Like a genetic handyman, an elusive enzyme deep inside certain cells repairs the tips of chromosomes, which fray as cells divide. It’s prized by rapidly dividing cells – like stem cells and tumor cells – and by scientists on the hunt for cancer and other disease therapies.
Now researchers have the best picture yet of this enzyme, called telomerase. Using cryo-electron microscopy, structural biologist Kelly Nguyen and her colleagues describe the structure of telomerase at a resolution of 0.7 to 0.8 nanometers, three times better than the last attempt.
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This close-up reveals how the enzyme’s proteins and RNA are put together, potentially offering insight into ways to fight cancer and understand genetic diseases caused by faulty versions of the enzyme, the researchers report online April 25 in Nature.
The discovery of telomerase in 1984 earned a team of biologists the 2009 Nobel Prize in medicine (SN: 10/24/09, p.14). Since then, scientists have pieced together connections between the enzyme’s activity and cancer, aging and inherited disorders. But the development of therapies has suffered from the lack of a detailed snapshot of the enzyme.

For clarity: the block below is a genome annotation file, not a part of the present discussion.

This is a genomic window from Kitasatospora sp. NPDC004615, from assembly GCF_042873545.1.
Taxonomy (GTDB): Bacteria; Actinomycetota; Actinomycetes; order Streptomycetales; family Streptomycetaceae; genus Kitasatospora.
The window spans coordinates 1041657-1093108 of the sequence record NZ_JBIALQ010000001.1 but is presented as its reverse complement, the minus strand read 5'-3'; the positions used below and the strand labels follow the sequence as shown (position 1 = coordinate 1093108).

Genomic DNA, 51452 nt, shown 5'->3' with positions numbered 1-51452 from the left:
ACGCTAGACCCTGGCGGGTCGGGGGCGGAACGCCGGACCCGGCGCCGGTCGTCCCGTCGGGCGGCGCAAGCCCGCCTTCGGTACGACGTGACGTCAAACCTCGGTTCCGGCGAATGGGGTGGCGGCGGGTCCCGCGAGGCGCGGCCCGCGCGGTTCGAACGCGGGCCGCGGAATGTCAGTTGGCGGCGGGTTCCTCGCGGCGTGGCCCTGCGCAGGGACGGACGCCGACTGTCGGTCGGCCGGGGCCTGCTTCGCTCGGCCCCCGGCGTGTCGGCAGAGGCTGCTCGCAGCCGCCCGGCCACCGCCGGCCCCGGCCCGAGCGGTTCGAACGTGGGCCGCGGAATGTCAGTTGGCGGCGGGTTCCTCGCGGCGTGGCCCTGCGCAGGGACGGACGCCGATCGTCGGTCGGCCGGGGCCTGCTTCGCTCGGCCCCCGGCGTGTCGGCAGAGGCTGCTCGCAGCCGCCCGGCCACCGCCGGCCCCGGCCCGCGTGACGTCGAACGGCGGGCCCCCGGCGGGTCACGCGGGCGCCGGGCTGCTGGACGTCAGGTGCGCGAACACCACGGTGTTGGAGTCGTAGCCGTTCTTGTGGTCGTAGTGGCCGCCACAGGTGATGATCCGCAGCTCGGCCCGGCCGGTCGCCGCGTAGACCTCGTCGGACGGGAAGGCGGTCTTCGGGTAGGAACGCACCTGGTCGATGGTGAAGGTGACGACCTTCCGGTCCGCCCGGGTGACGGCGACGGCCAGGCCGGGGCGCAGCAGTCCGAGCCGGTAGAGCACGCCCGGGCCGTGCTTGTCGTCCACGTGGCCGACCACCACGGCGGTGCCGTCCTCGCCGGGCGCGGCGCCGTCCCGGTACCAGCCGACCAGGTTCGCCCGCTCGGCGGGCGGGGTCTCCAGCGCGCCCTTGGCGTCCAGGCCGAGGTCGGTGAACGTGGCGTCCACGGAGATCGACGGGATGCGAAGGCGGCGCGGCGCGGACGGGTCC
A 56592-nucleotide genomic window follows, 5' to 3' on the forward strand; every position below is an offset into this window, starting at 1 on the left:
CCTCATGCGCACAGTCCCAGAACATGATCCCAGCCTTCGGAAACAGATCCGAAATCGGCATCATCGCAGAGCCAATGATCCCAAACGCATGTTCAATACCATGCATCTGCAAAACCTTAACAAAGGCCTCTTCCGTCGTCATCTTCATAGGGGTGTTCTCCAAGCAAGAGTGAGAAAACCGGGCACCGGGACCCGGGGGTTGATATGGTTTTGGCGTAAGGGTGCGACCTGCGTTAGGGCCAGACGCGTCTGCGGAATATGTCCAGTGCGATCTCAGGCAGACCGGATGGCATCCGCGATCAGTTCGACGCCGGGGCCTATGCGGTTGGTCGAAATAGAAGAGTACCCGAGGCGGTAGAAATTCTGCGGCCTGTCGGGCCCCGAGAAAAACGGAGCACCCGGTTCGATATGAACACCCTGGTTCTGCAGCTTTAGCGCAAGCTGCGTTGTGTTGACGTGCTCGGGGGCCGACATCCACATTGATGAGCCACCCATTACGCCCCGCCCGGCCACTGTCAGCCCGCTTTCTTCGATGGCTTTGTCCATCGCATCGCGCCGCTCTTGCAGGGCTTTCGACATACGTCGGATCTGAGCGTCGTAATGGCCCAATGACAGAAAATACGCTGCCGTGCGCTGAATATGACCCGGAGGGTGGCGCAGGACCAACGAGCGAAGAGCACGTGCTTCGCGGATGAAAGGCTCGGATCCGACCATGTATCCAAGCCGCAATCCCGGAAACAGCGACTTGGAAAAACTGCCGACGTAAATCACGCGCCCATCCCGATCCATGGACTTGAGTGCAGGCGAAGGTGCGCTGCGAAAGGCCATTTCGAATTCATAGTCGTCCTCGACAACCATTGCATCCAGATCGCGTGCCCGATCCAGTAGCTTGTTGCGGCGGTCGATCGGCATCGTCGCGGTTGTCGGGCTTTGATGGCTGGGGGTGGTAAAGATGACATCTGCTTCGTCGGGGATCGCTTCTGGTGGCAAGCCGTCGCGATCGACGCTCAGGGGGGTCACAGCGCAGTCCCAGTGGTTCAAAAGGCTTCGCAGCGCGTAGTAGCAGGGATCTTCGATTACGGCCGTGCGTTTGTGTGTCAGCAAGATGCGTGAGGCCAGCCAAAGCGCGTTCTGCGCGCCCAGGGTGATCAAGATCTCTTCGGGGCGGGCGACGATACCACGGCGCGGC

One difficulty is that there is very little of the enzyme in the body. Nguyen, of the University of California, Berkeley, says that she and one of her coauthors “grew thousands and thousands of plates of human cells” to collect enough telomerase to work with.
The team’s images reveal a two-lobed structure, held together by RNA, Nguyen says. One lobe contains proteins that put all of the pieces of telomerase together and make sure the enzyme gets to the right place in the cell.
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The other lobe contains the enzyme that adds DNA to the ends of chromosomes, called telomeres, which are made of repeated DNA stretches. Telomeres lose DNA with each cell division, and telomerase lengthens them again, to protect the chromosomes’ genetic information. Along with providing structural support, the RNA guides telomerase as it adds DNA to telomeres.
The work provides an “unprecedented view” of how the parts of telomerase are organized, biophysicist Michael Stone of the University of California, Santa Cruz, wrote in a commentary accompanying the study.
“One can generally think of any required step in that assembly process as a potential therapeutic target,” Stone says in an interview. But to assist in developing treatments, he says, researchers will need to capture telomerase at a resolution of 0.3 to 0.4 nanometers, which will reveal how the enzyme’s atoms interact. “The more that you know how the machine is put together, the more you can imagine ways of putting a jam into the machine.”